The sea throbs and pulsates; a thick, heaving mass of mud, tar, lava and foam surrounds you. But these mucusy waves that US artist Sondra Perry dunks you in are not made of water. They are digitally manipulated versions – wrapping around the walls of the gallery from projectors – of the JMW Turner seascape ‘Slavers Throwing Overboard the Dead and Dying – Typhoon Coming On’. In that painting, the sea has just swallowed 133 dead black slaves. It’s a vicious, overwhelming and staggering work of art, and Perry drags you down into it, letting you kick and scream, gasping for air against the pounding waves of colonial history.
In one of the central spaces, a rowing machine is hooked up to screens showing the same waves – you’re metaphorically put on that ship, you become part of the machinery of oppression. Another work here is a bicycle workstation (like a standing desk, but with a static bike attached) facing three screens with a digital avatar ranting against white cultural imperialism. It’s an aggressive, affecting work of art, though there’s a faint whiff of hypocrisy in someone railing against a system that – by showing in a major art institution and doing little to subvert it – they are very much a part of.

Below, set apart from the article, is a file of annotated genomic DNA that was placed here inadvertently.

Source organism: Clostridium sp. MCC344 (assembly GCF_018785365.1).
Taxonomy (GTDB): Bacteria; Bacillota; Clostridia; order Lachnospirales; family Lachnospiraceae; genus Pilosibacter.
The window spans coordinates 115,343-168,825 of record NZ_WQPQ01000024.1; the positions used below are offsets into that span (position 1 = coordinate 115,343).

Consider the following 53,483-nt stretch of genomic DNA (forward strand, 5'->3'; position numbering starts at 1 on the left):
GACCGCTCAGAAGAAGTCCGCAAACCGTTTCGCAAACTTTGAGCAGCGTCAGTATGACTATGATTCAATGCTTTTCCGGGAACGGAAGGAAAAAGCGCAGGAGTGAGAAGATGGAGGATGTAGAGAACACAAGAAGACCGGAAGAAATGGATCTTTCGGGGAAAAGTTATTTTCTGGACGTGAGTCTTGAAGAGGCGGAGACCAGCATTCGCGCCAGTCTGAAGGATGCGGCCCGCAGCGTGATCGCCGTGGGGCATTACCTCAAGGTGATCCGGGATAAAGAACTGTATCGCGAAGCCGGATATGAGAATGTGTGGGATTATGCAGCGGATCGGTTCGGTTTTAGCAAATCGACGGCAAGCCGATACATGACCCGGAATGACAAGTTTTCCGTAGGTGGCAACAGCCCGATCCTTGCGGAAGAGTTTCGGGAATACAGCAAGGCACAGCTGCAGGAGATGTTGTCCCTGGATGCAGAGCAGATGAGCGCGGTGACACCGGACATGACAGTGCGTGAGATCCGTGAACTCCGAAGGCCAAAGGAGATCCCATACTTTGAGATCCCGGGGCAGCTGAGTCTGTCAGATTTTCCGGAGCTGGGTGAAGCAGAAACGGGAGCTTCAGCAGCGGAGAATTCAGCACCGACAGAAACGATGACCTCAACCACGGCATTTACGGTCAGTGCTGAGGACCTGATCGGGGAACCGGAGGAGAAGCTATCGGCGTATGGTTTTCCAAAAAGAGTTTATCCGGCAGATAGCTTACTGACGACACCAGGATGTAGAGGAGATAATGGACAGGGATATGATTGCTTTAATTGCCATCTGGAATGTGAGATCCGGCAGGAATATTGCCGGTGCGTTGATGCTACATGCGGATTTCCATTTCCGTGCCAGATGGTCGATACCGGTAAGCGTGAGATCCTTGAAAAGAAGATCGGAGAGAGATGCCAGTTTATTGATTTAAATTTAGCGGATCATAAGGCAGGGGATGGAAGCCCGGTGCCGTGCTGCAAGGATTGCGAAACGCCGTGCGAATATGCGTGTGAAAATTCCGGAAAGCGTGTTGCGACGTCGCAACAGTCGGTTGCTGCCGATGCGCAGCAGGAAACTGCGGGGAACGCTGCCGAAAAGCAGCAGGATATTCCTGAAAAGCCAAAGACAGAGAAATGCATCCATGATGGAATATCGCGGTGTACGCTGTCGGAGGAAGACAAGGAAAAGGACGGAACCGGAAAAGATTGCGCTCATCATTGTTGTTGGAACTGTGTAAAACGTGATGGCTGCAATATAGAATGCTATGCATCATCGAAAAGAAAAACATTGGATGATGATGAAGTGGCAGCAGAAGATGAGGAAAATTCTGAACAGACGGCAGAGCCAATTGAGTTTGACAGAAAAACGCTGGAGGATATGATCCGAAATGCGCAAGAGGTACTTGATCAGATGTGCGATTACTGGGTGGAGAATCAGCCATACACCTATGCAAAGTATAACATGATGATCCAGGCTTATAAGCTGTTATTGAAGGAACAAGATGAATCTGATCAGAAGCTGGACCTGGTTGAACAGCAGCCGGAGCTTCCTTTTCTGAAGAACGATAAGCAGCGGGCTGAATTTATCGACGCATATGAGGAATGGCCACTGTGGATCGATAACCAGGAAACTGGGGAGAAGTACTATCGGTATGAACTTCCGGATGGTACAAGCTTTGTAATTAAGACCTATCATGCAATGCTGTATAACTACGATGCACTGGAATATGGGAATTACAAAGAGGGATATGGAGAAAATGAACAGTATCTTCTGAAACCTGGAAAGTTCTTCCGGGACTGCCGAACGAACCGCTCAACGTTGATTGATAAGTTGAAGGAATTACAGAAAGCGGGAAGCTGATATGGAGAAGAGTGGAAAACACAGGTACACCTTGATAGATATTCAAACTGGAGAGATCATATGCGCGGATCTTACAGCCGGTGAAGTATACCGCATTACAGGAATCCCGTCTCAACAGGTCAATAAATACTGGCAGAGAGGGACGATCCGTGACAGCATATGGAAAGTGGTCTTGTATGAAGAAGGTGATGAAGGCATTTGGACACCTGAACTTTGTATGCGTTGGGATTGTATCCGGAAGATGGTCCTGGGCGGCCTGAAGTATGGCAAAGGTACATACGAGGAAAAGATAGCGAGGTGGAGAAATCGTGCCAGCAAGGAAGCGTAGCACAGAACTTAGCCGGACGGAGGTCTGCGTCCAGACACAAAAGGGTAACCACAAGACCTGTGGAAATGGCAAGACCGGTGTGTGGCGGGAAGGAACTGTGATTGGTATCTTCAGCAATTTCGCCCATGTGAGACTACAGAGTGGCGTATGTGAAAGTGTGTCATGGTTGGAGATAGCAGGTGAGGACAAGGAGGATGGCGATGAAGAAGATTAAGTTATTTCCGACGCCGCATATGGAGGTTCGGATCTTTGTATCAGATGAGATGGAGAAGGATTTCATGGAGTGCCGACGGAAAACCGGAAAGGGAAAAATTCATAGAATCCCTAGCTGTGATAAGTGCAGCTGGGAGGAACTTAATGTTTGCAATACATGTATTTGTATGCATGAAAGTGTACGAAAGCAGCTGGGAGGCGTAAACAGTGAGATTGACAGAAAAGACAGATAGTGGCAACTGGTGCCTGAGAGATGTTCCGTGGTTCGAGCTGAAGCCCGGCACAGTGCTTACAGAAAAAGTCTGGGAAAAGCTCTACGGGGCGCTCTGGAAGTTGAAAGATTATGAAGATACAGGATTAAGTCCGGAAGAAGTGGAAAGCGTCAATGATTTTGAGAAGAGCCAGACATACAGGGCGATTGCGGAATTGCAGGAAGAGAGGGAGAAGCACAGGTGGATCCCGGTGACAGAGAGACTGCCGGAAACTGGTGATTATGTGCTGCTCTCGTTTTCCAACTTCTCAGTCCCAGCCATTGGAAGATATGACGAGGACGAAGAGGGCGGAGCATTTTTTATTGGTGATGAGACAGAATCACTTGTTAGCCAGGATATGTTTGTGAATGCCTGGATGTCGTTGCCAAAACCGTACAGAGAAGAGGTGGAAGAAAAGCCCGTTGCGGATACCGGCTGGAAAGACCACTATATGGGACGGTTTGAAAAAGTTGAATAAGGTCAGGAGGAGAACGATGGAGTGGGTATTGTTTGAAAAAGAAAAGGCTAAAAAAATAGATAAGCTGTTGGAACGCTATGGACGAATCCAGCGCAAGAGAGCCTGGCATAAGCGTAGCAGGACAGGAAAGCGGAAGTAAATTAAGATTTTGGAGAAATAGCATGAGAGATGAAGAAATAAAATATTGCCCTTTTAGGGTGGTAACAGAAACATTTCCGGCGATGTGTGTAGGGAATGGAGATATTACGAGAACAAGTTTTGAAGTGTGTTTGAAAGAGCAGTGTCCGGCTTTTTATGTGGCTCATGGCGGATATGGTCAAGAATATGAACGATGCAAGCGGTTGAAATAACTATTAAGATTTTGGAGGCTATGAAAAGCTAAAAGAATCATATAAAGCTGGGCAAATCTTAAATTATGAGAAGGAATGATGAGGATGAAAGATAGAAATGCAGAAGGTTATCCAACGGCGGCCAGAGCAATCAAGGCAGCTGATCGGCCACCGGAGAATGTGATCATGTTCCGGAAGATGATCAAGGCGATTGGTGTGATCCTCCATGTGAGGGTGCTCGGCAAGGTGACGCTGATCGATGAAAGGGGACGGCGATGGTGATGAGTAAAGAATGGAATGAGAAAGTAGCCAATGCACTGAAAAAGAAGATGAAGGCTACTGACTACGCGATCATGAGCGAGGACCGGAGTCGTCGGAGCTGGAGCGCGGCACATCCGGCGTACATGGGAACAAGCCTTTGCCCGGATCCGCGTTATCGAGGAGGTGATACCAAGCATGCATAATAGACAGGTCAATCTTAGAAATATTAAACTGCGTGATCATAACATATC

But the statement, in the end, is simple: centuries of our culture have been built on black deaths. The truth is bigger than that, of course. Colonialism took in swathes of Asia and America too, but Perry’s aim is laser-beam focused. She forces you to recognise a history of pain and oppression by putting you in it. When you pull away in disgust, it’s a double-take of recognition that’s coursing through you. The waves of Turner’s painting are still thrashing, and the seas show no signs of calming.